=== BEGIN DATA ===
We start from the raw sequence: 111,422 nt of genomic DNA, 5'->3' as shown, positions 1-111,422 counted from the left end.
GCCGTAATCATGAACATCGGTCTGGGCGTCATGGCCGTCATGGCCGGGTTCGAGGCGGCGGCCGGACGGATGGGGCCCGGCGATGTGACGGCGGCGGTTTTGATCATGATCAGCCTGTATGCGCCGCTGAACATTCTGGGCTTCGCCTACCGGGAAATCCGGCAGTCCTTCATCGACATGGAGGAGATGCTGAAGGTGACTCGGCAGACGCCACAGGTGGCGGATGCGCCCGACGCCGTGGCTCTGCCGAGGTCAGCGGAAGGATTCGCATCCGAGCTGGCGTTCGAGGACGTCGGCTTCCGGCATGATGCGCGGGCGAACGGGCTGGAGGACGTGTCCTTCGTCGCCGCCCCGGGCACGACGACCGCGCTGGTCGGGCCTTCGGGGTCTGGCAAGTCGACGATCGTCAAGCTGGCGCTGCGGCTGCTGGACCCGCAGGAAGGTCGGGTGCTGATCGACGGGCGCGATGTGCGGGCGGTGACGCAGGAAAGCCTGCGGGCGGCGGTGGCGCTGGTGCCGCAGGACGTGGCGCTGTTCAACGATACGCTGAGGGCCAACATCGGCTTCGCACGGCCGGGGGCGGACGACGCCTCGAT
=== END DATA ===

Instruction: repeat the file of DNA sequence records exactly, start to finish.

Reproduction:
We start from the raw sequence: 111,422 nt of genomic DNA, 5'->3' as shown, positions 1-111,422 counted from the left end.
GCCGTAATCATGAACATCGGTCTGGGCGTCATGGCCGTCATGGCCGGGTTCGAGGCGGCGGCCGGACGGATGGGGCCCGGCGATGTGACGGCGGCGGTTTTGATCATGATCAGCCTGTATGCGCCGCTGAACATTCTGGGCTTCGCCTACCGGGAAATCCGGCAGTCCTTCATCGACATGGAGGAGATGCTGAAGGTGACTCGGCAGACGCCACAGGTGGCGGATGCGCCCGACGCCGTGGCTCTGCCGAGGTCAGCGGAAGGATTCGCATCCGAGCTGGCGTTCGAGGACGTCGGCTTCCGGCATGATGCGCGGGCGAACGGGCTGGAGGACGTGTCCTTCGTCGCCGCCCCGGGCACGACGACCGCGCTGGTCGGGCCTTCGGGGTCTGGCAAGTCGACGATCGTCAAGCTGGCGCTGCGGCTGCTGGACCCGCAGGAAGGTCGGGTGCTGATCGACGGGCGCGATGTGCGGGCGGTGACGCAGGAAAGCCTGCGGGCGGCGGTGGCGCTGGTGCCGCAGGACGTGGCGCTGTTCAACGATACGCTGAGGGCCAACATCGGCTTCGCACGGCCGGGGGCGGACGACGCCTCGAT